Bottom line: Gree’s new largess to employees with an across-the-board raise is an attempt to win back public good will, following setbacks for chief executive Dong Mingzhu in her attempt to defy shareholder wishes.
I don’t usually write about Gree (Shenzhen: 000651), but an unusual storm of controversy around the home appliance maker nicely summarizes several tendencies that make Chinese companies both entertaining but also frustrating for westerners like myself to observe. The company’s main claims to fame are its air conditioners, and also its colorful chief executive Dong Mingzhu, who is often called China’s most powerful businesswoman.
Dong was doing a bit of goodwill hunting in the latest headlines, with word that Gree has decided to boost wages for all of its 70,000 employees by a 1,000 yuan ($145) each per month, a relatively large figure that probably equates to raises of 10 percent or more. The bigger subtext is that this raise comes after a series of personal setbacks for Dong, making the move look like her attempt to win back public approval and restore confidence in her leadership.
Dong’s misstep that touched off this latest controversy began earlier this year, when Gree announced it would buy a new energy car maker called Yinlong, also located in the company’s southern hometown of Zhuhai across the border from Hong Kong and Macau. Dong figured nobody would mind, since Chinese companies frequently venture into hot new areas that are often unfamiliar territory, even though they have little or no related expertise.
I was previously critical of Dong for a similar move last year, when Gree piled into a smartphone market that was already overcrowded and sorely in need of consolidation. (previous post) Never mind that Gree had zero experience in the area. Fast forward to the present, when I suspect that Gree’s smartphone business is probably losing big money, and the brand has zero recognition among consumers and will probably get quietly shuttered in the next year.
But let’s return to the more recent past with Dong’s dreams of electric car production, which has also become an extremely hot area due to strong support from Beijing. Dong probably assumed that she would get a rubber stamp of approval from her government and private shareholders for the move. That’s because many Chinese CEOs are used to running their companies like personal fiefdoms and pay little or no attention to minority stakeholders.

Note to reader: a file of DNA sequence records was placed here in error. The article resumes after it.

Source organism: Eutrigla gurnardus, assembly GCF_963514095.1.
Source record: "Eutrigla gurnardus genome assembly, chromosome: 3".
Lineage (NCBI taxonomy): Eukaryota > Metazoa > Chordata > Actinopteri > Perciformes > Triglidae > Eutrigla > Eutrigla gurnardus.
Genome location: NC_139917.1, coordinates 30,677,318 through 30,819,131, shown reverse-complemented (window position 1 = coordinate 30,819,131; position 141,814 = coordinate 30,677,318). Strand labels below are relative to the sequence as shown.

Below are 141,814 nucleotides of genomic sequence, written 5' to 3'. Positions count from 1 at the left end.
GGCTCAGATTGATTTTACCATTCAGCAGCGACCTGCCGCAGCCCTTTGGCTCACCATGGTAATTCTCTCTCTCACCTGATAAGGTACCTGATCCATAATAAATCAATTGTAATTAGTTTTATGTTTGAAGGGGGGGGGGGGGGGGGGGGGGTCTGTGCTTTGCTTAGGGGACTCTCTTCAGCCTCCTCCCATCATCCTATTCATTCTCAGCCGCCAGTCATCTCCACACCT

So Dong got a rude awakening when shareholders abruptly vetoed her electric car dreams in late October. (English article) She later became quite vocal on the issue, and was quoted venting her frustration at shareholders for voting down the deal. Then she was suddenly stripped of her chairman’s title at the company she has headed for so long, though she remained chief executive of the publicly listed home appliance maker Gree.
After all those setbacks, Dong appears to be trying to make amends by offering this new across-the-board 1,000 yuan salary raise to all of her company’s 70,000 employees. (Chinese article) The raises will become effective next month, providing a nice Christmas present for workers, even though most people in China don’t celebrate the holiday. One report points out that the raise equates to about 7 percent of Gree’s expenses, meaning its profits will probably take a comparable hit in the next few quarters.
But at the end of the day, things like profits and company fundamentals really aren’t the most important thing here. And for anyone buying Chinese stocks, it’s always good to keep in mind a few things that are quite apparent from this Gree Christmas story.
First and foremost, anyone who buys stock in a Chinese company should be prepared to see its executives make all kinds of moves that might look irrational to a westerner. State-run companies are most prone to this kind of action, which is sometimes simply aimed at joining a hot new area and other times designed to please government officials. And sometimes such moves are simply whims of top company executives, with no other real rationale that makes business sense.
The good news is that understanding the motivation for such moves could actually help investors. For example, a company that enters a new business area to please government officials might end up getting preferential tax treatment for its efforts, or perhaps some low-cost new land to build a factory. At the end of the day, this latest tale of Dong Mingzhu and Gree serves to remind everyone of the special nature of Chinese companies, and also offers a glimmer of hope that someday their strong-willed chief executives might be forced to behave more commercially by equally strong-willed shareholders.